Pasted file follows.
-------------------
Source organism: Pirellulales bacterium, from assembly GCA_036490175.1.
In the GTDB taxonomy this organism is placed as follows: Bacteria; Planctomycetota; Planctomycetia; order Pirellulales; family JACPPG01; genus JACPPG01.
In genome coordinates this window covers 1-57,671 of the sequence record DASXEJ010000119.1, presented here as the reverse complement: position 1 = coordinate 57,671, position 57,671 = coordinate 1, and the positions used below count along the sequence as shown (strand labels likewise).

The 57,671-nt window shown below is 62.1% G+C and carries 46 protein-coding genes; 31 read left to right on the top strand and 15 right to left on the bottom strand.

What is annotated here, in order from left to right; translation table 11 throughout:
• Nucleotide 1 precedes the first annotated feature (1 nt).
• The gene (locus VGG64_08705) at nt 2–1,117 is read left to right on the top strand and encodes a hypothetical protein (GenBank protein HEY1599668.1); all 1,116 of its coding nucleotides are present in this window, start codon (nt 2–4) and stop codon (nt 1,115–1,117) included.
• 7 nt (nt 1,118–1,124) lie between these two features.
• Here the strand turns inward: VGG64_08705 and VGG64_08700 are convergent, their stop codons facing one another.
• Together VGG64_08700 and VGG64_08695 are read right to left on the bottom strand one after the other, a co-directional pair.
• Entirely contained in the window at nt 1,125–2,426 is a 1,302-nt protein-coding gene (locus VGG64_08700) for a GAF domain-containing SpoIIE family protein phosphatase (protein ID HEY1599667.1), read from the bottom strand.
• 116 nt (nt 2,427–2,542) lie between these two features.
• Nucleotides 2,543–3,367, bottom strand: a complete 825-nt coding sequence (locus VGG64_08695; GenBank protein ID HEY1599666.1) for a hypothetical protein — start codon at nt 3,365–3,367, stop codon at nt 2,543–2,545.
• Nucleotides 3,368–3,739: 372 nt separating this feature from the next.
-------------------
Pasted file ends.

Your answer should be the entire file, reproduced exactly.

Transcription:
Source organism: Pirellulales bacterium, from assembly GCA_036490175.1.
In the GTDB taxonomy this organism is placed as follows: Bacteria; Planctomycetota; Planctomycetia; order Pirellulales; family JACPPG01; genus JACPPG01.
In genome coordinates this window covers 1-57,671 of the sequence record DASXEJ010000119.1, presented here as the reverse complement: position 1 = coordinate 57,671, position 57,671 = coordinate 1, and the positions used below count along the sequence as shown (strand labels likewise).

The 57,671-nt window shown below is 62.1% G+C and carries 46 protein-coding genes; 31 read left to right on the top strand and 15 right to left on the bottom strand.

What is annotated here, in order from left to right; translation table 11 throughout:
• Nucleotide 1 precedes the first annotated feature (1 nt).
• The gene (locus VGG64_08705) at nt 2–1,117 is read left to right on the top strand and encodes a hypothetical protein (GenBank protein HEY1599668.1); all 1,116 of its coding nucleotides are present in this window, start codon (nt 2–4) and stop codon (nt 1,115–1,117) included.
• 7 nt (nt 1,118–1,124) lie between these two features.
• Here the strand turns inward: VGG64_08705 and VGG64_08700 are convergent, their stop codons facing one another.
• Together VGG64_08700 and VGG64_08695 are read right to left on the bottom strand one after the other, a co-directional pair.
• Entirely contained in the window at nt 1,125–2,426 is a 1,302-nt protein-coding gene (locus VGG64_08700) for a GAF domain-containing SpoIIE family protein phosphatase (protein ID HEY1599667.1), read from the bottom strand.
• 116 nt (nt 2,427–2,542) lie between these two features.
• Nucleotides 2,543–3,367, bottom strand: a complete 825-nt coding sequence (locus VGG64_08695; GenBank protein ID HEY1599666.1) for a hypothetical protein — start codon at nt 3,365–3,367, stop codon at nt 2,543–2,545.
• Nucleotides 3,368–3,739: 372 nt separating this feature from the next.